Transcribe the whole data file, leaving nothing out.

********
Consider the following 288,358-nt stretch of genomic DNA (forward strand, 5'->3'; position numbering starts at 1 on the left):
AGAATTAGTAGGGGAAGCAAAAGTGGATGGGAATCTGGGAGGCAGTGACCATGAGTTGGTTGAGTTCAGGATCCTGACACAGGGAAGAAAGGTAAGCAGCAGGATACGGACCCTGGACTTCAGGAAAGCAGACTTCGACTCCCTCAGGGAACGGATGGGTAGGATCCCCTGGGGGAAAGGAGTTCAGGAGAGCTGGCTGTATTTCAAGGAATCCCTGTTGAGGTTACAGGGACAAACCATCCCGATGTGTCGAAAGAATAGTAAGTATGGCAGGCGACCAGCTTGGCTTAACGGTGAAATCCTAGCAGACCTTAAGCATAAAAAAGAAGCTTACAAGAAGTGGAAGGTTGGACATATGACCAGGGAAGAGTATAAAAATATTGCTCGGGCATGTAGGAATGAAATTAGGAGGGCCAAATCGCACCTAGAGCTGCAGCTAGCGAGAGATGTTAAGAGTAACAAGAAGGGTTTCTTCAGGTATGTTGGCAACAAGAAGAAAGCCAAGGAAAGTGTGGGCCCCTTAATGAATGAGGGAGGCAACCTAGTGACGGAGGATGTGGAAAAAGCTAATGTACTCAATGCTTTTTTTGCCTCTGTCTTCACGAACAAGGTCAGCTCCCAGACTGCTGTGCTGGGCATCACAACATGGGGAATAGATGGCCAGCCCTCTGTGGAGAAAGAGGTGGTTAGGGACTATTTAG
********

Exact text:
Consider the following 288,358-nt stretch of genomic DNA (forward strand, 5'->3'; position numbering starts at 1 on the left):
AGAATTAGTAGGGGAAGCAAAAGTGGATGGGAATCTGGGAGGCAGTGACCATGAGTTGGTTGAGTTCAGGATCCTGACACAGGGAAGAAAGGTAAGCAGCAGGATACGGACCCTGGACTTCAGGAAAGCAGACTTCGACTCCCTCAGGGAACGGATGGGTAGGATCCCCTGGGGGAAAGGAGTTCAGGAGAGCTGGCTGTATTTCAAGGAATCCCTGTTGAGGTTACAGGGACAAACCATCCCGATGTGTCGAAAGAATAGTAAGTATGGCAGGCGACCAGCTTGGCTTAACGGTGAAATCCTAGCAGACCTTAAGCATAAAAAAGAAGCTTACAAGAAGTGGAAGGTTGGACATATGACCAGGGAAGAGTATAAAAATATTGCTCGGGCATGTAGGAATGAAATTAGGAGGGCCAAATCGCACCTAGAGCTGCAGCTAGCGAGAGATGTTAAGAGTAACAAGAAGGGTTTCTTCAGGTATGTTGGCAACAAGAAGAAAGCCAAGGAAAGTGTGGGCCCCTTAATGAATGAGGGAGGCAACCTAGTGACGGAGGATGTGGAAAAAGCTAATGTACTCAATGCTTTTTTTGCCTCTGTCTTCACGAACAAGGTCAGCTCCCAGACTGCTGTGCTGGGCATCACAACATGGGGAATAGATGGCCAGCCCTCTGTGGAGAAAGAGGTGGTTAGGGACTATTTAG